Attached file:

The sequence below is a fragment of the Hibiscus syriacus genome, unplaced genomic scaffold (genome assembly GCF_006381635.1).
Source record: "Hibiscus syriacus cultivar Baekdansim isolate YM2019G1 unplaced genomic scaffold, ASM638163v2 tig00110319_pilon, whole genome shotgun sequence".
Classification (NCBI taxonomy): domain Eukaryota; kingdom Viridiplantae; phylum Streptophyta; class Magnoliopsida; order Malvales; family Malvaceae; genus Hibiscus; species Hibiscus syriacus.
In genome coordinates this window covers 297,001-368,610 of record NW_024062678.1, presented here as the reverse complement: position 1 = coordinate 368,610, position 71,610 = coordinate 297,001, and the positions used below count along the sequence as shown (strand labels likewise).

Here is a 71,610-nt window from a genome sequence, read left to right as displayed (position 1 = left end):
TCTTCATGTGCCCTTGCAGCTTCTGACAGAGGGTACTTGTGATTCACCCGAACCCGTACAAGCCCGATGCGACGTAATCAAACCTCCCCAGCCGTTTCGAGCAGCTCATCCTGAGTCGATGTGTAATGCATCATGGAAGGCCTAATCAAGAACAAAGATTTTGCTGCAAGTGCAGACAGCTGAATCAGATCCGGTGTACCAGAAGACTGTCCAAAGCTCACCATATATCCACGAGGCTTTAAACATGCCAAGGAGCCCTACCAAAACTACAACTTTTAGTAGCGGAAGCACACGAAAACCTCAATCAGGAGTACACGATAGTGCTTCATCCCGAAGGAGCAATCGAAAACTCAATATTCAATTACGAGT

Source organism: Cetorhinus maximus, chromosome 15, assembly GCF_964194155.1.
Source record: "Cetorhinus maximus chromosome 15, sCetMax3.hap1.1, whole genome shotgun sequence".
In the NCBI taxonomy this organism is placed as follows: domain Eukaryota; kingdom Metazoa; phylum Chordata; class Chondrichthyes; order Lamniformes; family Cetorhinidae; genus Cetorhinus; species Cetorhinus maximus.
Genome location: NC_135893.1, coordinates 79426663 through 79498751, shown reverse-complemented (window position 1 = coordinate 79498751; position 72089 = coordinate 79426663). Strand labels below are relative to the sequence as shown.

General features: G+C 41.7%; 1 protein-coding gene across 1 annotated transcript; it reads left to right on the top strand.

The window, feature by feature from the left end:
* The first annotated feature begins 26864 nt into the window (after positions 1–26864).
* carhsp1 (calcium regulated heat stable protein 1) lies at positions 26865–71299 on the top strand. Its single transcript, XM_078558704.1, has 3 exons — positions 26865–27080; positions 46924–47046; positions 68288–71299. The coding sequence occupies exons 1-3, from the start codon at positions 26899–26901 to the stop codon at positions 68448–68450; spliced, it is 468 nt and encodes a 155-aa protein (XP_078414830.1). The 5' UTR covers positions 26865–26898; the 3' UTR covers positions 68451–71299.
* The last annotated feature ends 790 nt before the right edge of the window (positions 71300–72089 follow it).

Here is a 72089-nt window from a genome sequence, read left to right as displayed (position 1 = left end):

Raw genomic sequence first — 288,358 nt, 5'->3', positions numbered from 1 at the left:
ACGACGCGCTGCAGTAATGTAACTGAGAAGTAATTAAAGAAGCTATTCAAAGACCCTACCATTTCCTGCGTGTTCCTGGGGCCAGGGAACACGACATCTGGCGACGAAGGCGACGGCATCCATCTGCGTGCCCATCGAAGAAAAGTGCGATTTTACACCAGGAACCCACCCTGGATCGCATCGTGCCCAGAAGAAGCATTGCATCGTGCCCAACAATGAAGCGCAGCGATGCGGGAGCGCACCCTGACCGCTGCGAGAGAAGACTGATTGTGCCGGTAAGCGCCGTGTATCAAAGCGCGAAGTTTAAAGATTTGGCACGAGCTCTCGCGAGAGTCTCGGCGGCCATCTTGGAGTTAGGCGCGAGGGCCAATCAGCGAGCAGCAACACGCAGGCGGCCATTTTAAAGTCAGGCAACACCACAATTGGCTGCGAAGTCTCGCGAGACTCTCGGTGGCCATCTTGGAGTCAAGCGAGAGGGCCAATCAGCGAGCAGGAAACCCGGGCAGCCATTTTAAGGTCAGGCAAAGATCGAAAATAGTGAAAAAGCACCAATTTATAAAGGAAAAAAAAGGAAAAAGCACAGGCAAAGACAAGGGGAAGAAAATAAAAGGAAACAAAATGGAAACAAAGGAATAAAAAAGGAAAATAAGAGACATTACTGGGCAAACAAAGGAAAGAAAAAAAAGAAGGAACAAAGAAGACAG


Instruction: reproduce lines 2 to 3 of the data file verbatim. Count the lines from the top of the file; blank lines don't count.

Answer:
Source record: "Hibiscus syriacus cultivar Baekdansim isolate YM2019G1 unplaced genomic scaffold, ASM638163v2 tig00110319_pilon, whole genome shotgun sequence".
Classification (NCBI taxonomy): domain Eukaryota; kingdom Viridiplantae; phylum Streptophyta; class Magnoliopsida; order Malvales; family Malvaceae; genus Hibiscus; species Hibiscus syriacus.